Advertisement

Apply the Dynamic N-gram to Extract the Keywords of Chinese News

  • Ren-Xiang Lin
  • Heng-Li Yang
Part of the Lecture Notes in Computer Science book series (LNCS, volume 8482)

Abstract

The explosive growth of information on the Internet has created a great demand for new and powerful tools to acquire useful information. The first step to retrieve information form Chinese article is word segmentation. But there are two major segmentation problems that might affect the accuracy of word segmentation performance, ambiguity and long words. In this paper, we propose a novel character-based approach, namely, dynamic N-gram (DNG) to deal with the two above problems of word segmentation and apply it to Chinese news articles to evaluate the accuracy of N-gram. The evaluation result indicated most of the readers agreed that dynamic N-gram approach could extract meaningful keywords. Even in different news categories, the keywords extraction results still have no significant difference. The primary contribution of this approach is that dynamic N-gram helps us to extract the most meaningful keywords in different types of Chinese articles without considering the number of grams.

Keywords

Chinese Word Segmentation Dynamic N-gram Information Retrieval 

Preview

Unable to display preview. Download preview PDF.

Unable to display preview. Download preview PDF.

References

  1. 1.
    Zhang, M., Lu, Z., Zou, C.: A Chinese Word Segmentation Based on Language Situation in Processing Ambiguous Words. Information Sciences 162, 275–285 (2004)CrossRefzbMATHGoogle Scholar
  2. 2.
    Fu, G., Kit, C., Webster, J.J.: Chinese Word Segmentation as Morpheme-based Lexical Chunking. Information Sciences 178, 2282–2296 (2008)Google Scholar
  3. 3.
    Tsai, R.T.: Chinese Text Segmentation: A Hybrid Approach Using Transductive Learning and Statistical Association Measures. Expert Systems with Applications 37(5), 3553–3560 (2010)CrossRefGoogle Scholar
  4. 4.
    Haizhou, L., Baosheng, Y.: Chinese Word Segmentation. Language, Information and Computation, 212–217 (1998)Google Scholar
  5. 5.
    Sun, X., Zhang, Y., Matsuzaki, T., Tsuruoka, Y., Tsujii, J.: Probabilistic Chinese Word Segmentation with Non-local Information and Stochastic Training. Information Processing and Management 49(3), 626–636 (2013)CrossRefGoogle Scholar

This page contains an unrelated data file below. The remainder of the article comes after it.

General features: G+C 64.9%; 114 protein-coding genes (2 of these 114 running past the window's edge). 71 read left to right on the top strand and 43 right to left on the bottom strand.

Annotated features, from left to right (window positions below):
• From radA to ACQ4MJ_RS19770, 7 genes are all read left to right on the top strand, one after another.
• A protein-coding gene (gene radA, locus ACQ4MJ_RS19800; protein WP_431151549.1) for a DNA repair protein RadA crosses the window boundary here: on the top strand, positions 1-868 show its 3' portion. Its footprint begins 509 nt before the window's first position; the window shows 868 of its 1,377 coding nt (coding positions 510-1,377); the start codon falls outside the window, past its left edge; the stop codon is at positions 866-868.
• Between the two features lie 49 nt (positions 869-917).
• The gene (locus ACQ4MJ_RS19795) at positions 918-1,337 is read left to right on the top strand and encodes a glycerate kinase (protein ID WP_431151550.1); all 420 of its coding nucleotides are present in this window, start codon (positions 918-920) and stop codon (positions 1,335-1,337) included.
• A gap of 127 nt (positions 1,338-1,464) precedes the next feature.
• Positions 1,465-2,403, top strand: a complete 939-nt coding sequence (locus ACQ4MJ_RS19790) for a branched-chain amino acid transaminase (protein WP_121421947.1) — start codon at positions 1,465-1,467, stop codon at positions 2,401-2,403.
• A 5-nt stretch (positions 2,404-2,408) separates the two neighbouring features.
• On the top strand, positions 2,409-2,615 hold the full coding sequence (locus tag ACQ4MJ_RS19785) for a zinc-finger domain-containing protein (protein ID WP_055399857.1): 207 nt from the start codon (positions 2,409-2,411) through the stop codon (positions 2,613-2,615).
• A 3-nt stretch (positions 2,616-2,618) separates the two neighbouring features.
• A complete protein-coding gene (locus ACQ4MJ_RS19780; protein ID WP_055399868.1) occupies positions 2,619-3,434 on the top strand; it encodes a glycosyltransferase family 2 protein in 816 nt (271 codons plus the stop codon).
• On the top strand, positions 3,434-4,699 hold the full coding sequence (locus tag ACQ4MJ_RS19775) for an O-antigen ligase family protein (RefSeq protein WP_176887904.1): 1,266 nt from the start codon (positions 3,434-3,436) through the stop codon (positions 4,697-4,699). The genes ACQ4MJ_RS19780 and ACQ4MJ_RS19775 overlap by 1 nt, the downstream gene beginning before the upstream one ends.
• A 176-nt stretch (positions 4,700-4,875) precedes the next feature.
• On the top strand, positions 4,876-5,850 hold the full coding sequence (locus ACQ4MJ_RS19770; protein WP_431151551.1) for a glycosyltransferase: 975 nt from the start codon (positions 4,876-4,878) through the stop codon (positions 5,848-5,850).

6. 6.
    Foo, S., Li, H.: Chinese Word Segmentation and Its Effect on Information Retrieval. Information Processing & Management 40, 161–190 (2004)CrossRefGoogle Scholar
  7. 7.
    Tong, X., Zhai, C., Milic-Frayling, N., Evans, D.A.: Experiments on Chinese Text Indexing-—CLARIT TREC-5 Chinese Track Report. In: TREC (1996)Google Scholar
  8. 8.
    Kwok, K.L.: Lexicon Effects on Chinese Information Retrieval. In: Proc. of 2nd Conf. on Empirical Methods in NLP, pp. 141–148. ACL (1997)Google Scholar
  9. 9.
    Sproat, R., Shih, C.: A Statistical Method for Finding Word Boundaries in Chinese Text. Computer Processing of Chinese and Oriental Languages 4(4), 336–351 (1990)Google Scholar
  10. 10.
    Wu, Z., Tseng, G.: Chinese Text Segmentation for Text Retrieval: Achievements and Problems. Journal of the American Society for Information Science 44(9), 532–542 (1993)CrossRefGoogle Scholar
  11. 11.
    Sproat, R., Shih, C., Gale, W., Chang, N.: A Stochastic Finite-state Word-segmentation Algorithm for Chinese. Computational Linguistics 22(3), 377–404 (1996)Google Scholar

Copyright information

© Springer International Publishing Switzerland 2014

Authors and Affiliations

  • Ren-Xiang Lin
    • 1
  • Heng-Li Yang
    • 1
  1. 1.Dept. of MISNational Chengchi UniversityTaiwan

Personalised recommendations